Lower your standards - I stopped matching up socks after my daughter was born. Ironing? Not a chance. I still don’t dust very often, even though my child is now a toddler. Not everyone is ok with slightly wrinkly clothes or grimy shelves, but it is not realistic to maintain all the standards that you held before. If you had arthritis or another physical condition, this would seem obvious, but people with mental health conditions often feel that they should be able to do more than they can.
Simplify your errands - A quick trip to the store is no longer simple with a fussy baby in tow! Many items, such as prescriptions and even groceries, can often be delivered right to your house. When do you go out, stock up on staples.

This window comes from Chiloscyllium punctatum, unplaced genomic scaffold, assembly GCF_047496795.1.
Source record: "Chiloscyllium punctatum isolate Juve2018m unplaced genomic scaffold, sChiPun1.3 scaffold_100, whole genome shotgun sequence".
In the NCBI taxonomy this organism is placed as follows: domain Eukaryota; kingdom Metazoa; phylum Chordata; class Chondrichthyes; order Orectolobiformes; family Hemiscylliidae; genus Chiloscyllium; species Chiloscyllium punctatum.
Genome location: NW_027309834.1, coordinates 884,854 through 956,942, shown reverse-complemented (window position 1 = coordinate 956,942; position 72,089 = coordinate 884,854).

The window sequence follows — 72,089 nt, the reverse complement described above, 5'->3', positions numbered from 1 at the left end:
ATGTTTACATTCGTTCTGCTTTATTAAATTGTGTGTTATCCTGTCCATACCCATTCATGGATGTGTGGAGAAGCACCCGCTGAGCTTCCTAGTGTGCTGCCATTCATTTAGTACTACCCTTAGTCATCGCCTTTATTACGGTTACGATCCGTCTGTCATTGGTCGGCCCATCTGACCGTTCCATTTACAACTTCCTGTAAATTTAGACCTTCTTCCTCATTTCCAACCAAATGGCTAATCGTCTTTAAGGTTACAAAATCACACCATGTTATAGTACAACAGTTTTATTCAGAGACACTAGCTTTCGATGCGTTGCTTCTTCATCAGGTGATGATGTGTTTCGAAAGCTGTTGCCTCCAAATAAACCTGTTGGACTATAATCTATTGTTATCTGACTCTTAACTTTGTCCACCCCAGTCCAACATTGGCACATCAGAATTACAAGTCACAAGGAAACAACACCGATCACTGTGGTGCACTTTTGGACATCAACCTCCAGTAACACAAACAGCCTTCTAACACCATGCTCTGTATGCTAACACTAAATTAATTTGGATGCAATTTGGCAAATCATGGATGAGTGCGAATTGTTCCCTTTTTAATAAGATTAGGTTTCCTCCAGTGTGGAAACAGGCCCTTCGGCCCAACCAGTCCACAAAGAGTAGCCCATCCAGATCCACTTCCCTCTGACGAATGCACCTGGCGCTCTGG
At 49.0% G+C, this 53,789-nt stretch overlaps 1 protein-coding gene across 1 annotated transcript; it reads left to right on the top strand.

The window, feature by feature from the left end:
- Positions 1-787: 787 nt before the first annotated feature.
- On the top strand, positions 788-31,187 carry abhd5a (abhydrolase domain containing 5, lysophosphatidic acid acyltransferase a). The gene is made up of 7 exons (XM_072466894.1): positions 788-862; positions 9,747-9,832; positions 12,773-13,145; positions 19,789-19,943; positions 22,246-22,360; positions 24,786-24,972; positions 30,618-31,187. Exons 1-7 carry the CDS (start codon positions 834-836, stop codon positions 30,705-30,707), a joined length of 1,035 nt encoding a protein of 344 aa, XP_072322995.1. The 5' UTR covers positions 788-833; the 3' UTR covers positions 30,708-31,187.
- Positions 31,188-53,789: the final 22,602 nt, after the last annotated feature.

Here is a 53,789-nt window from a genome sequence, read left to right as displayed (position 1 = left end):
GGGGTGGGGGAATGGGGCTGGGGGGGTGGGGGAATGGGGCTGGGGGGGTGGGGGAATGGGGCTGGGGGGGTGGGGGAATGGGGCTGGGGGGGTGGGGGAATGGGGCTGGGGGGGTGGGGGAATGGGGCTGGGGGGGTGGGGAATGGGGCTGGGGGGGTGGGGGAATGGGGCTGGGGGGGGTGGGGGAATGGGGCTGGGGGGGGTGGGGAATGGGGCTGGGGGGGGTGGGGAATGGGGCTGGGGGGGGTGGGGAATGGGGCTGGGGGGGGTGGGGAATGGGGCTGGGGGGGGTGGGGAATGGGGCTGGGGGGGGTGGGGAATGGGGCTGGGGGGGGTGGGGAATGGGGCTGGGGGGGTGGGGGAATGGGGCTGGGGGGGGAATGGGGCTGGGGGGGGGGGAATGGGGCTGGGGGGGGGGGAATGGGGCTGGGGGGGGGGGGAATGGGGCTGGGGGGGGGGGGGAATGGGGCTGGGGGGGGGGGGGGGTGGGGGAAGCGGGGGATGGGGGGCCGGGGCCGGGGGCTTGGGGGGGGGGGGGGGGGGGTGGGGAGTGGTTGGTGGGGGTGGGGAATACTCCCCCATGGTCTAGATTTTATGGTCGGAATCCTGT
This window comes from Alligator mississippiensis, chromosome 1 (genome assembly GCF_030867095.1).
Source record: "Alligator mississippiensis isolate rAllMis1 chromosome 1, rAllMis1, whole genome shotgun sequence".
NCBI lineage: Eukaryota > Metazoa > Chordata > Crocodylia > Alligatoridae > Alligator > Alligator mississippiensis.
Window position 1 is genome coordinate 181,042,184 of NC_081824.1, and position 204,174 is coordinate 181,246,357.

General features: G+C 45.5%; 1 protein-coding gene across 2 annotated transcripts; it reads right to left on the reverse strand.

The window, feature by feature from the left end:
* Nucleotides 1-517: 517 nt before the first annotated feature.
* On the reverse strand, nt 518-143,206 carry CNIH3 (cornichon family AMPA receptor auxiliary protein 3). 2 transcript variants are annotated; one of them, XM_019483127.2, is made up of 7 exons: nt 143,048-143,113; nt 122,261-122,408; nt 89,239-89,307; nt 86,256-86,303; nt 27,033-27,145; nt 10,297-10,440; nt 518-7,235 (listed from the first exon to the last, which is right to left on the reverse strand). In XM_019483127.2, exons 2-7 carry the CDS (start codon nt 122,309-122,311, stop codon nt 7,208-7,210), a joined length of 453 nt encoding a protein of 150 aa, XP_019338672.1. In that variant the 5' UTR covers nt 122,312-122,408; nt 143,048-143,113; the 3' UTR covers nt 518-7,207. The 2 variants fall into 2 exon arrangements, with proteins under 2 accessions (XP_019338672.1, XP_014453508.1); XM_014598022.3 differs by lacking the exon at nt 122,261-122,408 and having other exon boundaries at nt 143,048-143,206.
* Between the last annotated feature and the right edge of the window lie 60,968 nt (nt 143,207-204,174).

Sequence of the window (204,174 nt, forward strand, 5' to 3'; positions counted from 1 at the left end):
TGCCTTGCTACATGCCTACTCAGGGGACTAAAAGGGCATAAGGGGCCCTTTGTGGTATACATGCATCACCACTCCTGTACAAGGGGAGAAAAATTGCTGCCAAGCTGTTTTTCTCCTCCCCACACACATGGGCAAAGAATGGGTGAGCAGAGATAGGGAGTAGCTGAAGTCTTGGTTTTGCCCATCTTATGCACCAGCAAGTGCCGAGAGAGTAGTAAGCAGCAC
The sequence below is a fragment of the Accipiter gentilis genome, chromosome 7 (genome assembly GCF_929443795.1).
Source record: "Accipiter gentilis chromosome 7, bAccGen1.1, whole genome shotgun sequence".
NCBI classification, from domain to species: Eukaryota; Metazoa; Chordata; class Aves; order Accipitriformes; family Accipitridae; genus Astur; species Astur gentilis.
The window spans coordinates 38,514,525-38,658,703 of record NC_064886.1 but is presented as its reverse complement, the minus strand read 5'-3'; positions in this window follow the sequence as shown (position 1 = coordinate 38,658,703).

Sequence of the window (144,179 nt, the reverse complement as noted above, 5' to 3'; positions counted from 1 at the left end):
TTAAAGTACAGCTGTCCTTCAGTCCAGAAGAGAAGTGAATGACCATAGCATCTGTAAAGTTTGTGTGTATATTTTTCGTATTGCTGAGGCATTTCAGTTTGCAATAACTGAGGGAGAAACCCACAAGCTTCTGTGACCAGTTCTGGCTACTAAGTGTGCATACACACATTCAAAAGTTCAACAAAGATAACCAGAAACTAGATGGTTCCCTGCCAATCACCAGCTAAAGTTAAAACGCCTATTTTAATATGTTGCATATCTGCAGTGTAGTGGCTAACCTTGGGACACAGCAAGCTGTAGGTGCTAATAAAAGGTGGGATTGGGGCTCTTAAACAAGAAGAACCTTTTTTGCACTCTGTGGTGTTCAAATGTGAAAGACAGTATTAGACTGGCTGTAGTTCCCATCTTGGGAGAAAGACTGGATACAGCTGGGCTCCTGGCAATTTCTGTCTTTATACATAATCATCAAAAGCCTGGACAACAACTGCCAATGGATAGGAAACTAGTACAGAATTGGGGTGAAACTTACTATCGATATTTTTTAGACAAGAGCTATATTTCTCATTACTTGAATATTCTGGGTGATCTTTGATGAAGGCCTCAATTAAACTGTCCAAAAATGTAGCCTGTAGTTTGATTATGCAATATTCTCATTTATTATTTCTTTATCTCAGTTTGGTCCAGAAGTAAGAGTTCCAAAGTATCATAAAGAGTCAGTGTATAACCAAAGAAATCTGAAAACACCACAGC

Do a bit at a time - If the idea of washing a whole sink of dishes feels overwhelming, wash just one or two. It is easy to fall into an “all-or-nothing” mentality, but that mindset can be destructive, driving you into a cycle of guilt and procrastination.
Work while the baby is awake - When my daughter was a young baby, I had not yet discovered babywearing (see my post on that topic here). As a consequence, I got very little done while she was awake (which felt like most of the time!) and felt like I needed to work while she slept, because otherwise we would have no clean dishes or laundry. Put your baby in a sling or carrier (remember it is not safe to work with chemicals or at the stove while babywearing) and take naptime to take care of yourself.
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